Thursday, July 19, 2012

Whatever works

I've heard of writers who use the same process for every book. They do an outline, or they don't. They do the first draft a certain way, then the next draft, etc. They always use critiquers at the same point in their timeline.

Then there are those of us who find our process changing to suit each new book. We find that the process we hammered out for one book doesn't work on the next one; the next book decides to be a diva that demands its own Special Process. And yeah, we can insist, we can throw our muscles around and try to beat the book into submission ... or we can just do what it takes to get the darn book written. Even if it means wearing a beret and listening to Bee Gees music while typing in 14-point Garamond font colored red. Because having a book inside you that wants to come out is like carrying a bowling ball around in your skull. You will do anything to get it out. You will start reading your words aloud or stop reading them aloud. You will write longhand or try new software. You will interview the characters, switch point of view, try it in verse. You will start outlining or stop outlining; you will create a character collage; you will enlist or drop an alpha reader. You will try every tool in the box until one of them works.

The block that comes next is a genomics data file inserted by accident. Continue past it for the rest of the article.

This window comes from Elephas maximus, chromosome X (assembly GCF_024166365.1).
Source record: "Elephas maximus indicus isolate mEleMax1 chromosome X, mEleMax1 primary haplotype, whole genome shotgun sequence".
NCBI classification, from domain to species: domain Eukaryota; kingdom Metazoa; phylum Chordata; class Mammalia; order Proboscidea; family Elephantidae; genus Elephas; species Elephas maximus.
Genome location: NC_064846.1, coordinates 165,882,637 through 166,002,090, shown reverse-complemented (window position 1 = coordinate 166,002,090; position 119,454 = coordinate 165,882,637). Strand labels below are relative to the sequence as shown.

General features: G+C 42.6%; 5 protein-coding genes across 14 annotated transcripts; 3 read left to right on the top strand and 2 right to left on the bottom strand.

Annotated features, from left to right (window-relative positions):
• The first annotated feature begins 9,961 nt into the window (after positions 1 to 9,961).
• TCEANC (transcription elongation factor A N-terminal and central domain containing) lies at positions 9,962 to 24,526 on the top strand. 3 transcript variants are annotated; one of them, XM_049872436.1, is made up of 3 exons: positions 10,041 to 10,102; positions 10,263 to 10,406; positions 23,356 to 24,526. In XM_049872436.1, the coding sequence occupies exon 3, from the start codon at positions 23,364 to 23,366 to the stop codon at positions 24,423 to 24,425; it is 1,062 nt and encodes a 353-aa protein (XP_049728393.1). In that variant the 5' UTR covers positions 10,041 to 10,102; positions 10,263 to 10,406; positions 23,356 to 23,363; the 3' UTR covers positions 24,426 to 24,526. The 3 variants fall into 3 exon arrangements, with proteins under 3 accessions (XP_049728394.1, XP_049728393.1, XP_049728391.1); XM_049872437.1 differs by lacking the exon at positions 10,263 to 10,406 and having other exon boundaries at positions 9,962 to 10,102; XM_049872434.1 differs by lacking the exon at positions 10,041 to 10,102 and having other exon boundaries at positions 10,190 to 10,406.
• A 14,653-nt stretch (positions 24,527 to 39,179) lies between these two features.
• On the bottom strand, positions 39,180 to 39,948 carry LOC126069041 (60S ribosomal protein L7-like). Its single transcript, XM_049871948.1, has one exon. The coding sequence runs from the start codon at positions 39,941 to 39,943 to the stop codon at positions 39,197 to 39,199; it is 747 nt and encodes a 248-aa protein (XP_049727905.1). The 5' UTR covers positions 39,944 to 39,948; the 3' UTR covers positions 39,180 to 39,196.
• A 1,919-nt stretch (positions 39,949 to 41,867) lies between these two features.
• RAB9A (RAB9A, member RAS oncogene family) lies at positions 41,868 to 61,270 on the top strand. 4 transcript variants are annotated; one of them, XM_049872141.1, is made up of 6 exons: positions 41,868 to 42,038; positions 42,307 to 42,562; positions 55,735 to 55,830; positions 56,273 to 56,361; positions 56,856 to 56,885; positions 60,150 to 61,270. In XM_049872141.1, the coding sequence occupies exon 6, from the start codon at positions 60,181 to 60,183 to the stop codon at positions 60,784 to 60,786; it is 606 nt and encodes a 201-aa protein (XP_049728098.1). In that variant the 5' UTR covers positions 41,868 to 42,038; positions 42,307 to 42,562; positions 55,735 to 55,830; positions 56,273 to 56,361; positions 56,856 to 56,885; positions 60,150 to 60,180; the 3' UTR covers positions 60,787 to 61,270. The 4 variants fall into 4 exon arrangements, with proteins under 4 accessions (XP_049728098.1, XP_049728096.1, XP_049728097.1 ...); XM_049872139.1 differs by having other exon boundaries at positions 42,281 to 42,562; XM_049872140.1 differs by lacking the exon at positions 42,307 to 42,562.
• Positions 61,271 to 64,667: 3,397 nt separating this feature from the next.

Which is why writers like me are always collecting writer tools, and blogging about them, and comparing notes. You never know which one will release the next book.

6 comments:

  1. Love, love, love this. I am working on my 8th book now, and I have not written any of them with the same process. It's always different. Just think how boring it would be if writing books was always the same. Yuck.

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    1. Sometimes I'm a little envious of people who know exactly how they'll get from draft to book--but yes, we can look upon the unpredictable as an adventure!

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  2. This is great. I could actually imagine you wresting with blob with words printed on it, pushing and shoving into a hard bound book.

    I love trying new things and tools. Thank you for sharing about them with us. I love comparing notes.

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    1. LOL, the first draft often does resemble a blob!

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  3. Jennifer,I really enjoy your insights. Only other writers really "get" the sometimes chaotic process of writing a book. I start out organically, letting the prose build in whichever way it wants, and then after a few revisions, I see the outline begin to develop. You are so right - each project is different, with its own voice. Thank you!

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